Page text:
UK Media Bill passed ahead of general election

Big Ben, Houses of Parliament, UNESCO World Heritage Site, Westminster, London, England, United Kingdom, Europe


The long-awaited UK Media Bill has passed following a government decision to accept two amendments from the House of Lords. The bill had been in some danger of being lost in the ‘wash up’ of pending legislation following UK prime minister Rishi Sunak’s decision to call a general election for July 4.

Julia Lopez

The bill, which will now be forwarded for Royal Assent, passed after media, tourism and creative industries minister Julia Lopez called on the House of Commons to agree to amendments tabled by the cross-bench peer Baroness Bull – the former ballet dancer and broadcaster Deborah Bull – including one demanding the reinstatement of the ‘Reithian principle’ that “public service broadcasting content, taken together, should inform, educate and entertain”.

Bull said in the Lords that “removing the Reithian principle from the Bill effectively limits the definition of the public service remit to a narrow focus on market failure” and that the omission “fails to uphold the fundamental principle that PSBs exist to serve society in its broadest sense”.

Baroness Bull

Another amendment from Bull that was passed by the Lords, and then accepted by the Commons, specifically requires “public service broadcasters to make available content for children and young people that is educational in nature”.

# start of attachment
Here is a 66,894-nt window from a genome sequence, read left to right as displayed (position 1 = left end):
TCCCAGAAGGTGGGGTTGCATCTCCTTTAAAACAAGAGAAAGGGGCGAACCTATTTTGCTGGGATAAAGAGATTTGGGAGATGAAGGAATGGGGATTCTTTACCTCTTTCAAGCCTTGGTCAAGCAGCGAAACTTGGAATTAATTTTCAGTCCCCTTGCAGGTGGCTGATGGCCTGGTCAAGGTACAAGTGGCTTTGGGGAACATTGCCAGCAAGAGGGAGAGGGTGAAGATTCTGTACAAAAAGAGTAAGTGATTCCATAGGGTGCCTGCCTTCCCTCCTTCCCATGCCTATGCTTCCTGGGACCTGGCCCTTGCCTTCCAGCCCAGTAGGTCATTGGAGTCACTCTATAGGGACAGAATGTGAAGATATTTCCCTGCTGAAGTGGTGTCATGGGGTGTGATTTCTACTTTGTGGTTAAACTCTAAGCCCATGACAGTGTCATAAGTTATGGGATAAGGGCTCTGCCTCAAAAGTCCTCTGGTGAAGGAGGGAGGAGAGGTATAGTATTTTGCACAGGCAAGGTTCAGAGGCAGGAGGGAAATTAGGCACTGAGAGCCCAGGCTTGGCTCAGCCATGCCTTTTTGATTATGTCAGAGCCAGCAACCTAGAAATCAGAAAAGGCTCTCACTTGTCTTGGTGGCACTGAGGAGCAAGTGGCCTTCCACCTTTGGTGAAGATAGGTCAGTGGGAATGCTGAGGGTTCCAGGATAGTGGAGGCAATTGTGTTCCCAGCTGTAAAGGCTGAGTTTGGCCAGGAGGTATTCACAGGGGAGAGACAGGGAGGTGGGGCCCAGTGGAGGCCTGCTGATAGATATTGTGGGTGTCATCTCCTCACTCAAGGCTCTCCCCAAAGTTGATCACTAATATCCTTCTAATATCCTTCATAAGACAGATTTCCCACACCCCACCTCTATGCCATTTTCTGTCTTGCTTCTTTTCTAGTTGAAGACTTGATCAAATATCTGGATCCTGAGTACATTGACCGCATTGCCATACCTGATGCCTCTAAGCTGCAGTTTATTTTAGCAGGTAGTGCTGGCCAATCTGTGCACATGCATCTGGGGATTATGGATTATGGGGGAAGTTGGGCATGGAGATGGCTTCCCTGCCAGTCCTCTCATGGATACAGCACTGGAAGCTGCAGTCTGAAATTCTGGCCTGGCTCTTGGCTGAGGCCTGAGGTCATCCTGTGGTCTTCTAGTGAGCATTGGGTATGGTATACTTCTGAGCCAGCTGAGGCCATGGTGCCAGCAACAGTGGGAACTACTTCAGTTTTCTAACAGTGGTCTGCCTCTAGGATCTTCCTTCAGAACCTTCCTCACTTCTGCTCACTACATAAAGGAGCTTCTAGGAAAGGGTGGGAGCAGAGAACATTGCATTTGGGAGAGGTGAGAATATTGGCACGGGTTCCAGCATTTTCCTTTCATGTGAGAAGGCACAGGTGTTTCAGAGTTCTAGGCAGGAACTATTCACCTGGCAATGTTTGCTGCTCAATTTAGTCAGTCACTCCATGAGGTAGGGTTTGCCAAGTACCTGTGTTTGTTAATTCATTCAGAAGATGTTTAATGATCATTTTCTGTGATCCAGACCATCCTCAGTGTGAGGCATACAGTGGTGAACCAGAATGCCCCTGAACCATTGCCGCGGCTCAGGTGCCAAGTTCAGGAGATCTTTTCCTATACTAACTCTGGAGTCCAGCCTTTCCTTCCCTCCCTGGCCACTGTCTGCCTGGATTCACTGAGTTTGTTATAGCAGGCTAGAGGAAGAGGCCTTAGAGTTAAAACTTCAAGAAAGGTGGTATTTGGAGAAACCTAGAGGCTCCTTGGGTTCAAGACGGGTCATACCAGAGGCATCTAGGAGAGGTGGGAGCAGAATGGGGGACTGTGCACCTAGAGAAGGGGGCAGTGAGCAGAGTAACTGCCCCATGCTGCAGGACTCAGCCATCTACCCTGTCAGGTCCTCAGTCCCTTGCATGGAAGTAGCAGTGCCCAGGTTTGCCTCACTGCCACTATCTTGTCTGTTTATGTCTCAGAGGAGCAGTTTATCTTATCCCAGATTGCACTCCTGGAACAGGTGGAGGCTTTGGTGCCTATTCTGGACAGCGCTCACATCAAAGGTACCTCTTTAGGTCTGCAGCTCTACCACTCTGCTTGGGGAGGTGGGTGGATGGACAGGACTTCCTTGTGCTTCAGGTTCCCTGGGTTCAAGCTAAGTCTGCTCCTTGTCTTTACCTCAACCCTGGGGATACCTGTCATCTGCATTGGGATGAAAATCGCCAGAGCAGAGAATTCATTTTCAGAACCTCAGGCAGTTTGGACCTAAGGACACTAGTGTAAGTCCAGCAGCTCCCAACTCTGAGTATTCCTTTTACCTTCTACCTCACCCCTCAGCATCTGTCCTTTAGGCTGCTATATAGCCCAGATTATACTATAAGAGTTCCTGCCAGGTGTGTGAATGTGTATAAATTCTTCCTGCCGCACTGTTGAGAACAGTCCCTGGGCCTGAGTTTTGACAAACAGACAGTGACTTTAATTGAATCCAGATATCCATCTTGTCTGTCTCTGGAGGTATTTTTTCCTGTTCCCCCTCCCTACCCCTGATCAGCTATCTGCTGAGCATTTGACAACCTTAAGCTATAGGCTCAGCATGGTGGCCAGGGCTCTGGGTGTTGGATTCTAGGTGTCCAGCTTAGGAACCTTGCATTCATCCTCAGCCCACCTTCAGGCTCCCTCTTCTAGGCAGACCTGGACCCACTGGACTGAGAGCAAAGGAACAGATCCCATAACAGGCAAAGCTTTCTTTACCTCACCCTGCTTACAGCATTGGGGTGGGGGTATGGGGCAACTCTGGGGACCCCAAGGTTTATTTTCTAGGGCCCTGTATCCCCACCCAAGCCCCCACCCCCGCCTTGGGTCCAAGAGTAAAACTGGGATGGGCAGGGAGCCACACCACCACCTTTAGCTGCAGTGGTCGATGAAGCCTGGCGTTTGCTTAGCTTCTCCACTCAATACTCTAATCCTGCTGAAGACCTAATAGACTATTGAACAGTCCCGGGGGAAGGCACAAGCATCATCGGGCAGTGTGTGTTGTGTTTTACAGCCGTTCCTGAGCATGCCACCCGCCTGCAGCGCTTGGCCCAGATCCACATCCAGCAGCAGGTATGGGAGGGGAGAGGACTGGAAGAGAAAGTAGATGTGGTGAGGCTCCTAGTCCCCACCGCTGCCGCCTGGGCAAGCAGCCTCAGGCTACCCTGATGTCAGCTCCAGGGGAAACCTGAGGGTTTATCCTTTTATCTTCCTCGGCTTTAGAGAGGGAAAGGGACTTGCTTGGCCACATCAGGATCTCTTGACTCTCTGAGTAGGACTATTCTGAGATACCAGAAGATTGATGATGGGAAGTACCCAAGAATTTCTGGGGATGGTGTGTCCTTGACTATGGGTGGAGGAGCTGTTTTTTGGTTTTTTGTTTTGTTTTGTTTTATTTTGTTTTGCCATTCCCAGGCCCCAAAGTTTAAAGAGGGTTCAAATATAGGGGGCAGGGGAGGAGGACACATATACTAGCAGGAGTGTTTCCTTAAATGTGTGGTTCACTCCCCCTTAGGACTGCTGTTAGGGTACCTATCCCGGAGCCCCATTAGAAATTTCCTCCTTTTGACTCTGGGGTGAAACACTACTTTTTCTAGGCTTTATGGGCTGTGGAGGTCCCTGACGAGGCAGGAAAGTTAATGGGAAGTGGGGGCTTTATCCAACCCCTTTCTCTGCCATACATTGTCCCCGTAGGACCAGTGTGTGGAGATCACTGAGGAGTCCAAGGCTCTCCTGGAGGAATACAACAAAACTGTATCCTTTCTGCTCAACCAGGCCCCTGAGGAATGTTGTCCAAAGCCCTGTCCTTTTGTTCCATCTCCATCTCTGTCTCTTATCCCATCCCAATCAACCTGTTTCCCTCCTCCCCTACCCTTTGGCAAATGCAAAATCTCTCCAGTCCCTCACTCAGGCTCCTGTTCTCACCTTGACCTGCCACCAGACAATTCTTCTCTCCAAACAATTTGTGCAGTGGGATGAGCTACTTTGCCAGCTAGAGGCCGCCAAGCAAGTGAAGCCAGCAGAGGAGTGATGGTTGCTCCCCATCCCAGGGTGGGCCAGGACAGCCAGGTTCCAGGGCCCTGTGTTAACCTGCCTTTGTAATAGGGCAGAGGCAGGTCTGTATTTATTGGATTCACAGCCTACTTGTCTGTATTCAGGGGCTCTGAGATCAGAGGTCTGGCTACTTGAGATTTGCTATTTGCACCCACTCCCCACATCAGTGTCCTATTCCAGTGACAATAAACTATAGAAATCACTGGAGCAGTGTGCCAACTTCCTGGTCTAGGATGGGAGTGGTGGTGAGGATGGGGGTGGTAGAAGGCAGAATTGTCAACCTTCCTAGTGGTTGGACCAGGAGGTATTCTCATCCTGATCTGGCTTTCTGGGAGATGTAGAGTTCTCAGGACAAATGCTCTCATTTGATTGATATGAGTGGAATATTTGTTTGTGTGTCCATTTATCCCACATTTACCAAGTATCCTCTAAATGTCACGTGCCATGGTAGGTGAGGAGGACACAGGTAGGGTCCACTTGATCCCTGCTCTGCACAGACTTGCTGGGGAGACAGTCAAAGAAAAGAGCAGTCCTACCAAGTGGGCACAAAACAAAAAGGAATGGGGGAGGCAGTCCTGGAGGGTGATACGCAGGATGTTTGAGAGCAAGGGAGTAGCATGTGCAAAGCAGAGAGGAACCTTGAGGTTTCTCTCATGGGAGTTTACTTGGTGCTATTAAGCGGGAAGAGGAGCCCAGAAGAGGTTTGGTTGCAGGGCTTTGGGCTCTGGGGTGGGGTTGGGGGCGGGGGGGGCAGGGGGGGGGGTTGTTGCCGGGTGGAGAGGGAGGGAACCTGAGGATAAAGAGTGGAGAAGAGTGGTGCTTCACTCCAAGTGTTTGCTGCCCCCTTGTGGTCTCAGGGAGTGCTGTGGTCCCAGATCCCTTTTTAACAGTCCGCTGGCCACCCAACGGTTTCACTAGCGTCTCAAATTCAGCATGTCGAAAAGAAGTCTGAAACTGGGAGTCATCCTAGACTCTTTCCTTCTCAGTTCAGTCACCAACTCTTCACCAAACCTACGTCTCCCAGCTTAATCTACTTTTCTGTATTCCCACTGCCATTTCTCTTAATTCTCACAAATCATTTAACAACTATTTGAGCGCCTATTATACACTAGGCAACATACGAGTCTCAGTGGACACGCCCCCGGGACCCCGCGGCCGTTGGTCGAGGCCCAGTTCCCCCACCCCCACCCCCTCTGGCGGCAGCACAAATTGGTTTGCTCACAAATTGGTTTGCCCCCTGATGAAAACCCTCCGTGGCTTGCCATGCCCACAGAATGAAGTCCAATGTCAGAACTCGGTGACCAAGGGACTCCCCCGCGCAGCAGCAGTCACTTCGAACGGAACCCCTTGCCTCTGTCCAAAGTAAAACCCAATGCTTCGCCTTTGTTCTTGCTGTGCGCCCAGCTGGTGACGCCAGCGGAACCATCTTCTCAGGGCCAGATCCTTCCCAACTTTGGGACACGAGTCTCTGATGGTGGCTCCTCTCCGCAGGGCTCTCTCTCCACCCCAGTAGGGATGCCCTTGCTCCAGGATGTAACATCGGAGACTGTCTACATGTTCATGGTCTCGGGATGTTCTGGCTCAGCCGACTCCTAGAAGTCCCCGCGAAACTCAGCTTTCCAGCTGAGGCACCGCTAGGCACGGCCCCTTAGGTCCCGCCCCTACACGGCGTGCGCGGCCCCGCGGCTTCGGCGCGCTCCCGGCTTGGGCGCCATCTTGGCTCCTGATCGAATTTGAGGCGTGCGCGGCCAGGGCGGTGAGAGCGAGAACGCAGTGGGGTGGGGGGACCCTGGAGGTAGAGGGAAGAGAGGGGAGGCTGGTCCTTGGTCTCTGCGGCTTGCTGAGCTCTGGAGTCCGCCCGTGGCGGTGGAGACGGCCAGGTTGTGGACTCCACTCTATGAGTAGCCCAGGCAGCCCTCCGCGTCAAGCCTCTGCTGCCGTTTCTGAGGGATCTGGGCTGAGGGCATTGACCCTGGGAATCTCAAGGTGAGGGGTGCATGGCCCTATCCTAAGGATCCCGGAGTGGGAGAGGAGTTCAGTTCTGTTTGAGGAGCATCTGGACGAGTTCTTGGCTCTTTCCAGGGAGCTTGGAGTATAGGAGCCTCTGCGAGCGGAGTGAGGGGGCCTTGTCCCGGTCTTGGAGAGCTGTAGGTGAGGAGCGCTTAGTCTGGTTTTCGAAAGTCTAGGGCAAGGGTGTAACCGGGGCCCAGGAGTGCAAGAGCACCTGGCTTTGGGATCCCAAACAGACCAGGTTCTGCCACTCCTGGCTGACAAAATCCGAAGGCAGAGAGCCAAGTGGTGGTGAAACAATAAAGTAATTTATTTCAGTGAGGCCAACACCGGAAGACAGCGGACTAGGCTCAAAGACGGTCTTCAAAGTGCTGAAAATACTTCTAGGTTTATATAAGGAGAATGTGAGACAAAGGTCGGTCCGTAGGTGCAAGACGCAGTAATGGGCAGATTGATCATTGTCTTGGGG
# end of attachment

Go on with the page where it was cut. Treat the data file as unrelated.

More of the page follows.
Addressing the House of Commons, Lopez asked that “all amendments to the Media Bill from the Lords be agreed to” and said that “the Media Bill will enable viewers and listeners across our country to continue to access public service television and radio content as technology changes”.

The bill includes measures to ensure that public service broadcaster’s digital apps are more prominent on smart TVs and other devices, that on-demand services such as Netflix will be covered by Ofcom’s content code – thus helping level the playing field with UK broadcasters – and that listed events are updated to ensure that major sporting events are available free-to-view.

More controversially, the bill also repeals a law brought in after the Leveson enquiry into press malpractice (but never enacted) that would have made newspaper owners liable for all costs in libel cases if they did not sign up to the rules of an official Royal Charter regulator.

Ahead of the eleventh hour passing of the bill, a group of senior broadcasters including BBC director-general Tim Davie, ITV CEO Carolyn McCall, Sky CEO Dana Strong and Channel 4 CEO Alex Mahon had publicly called for it to be enacted before the break-up of parliament.

Read Next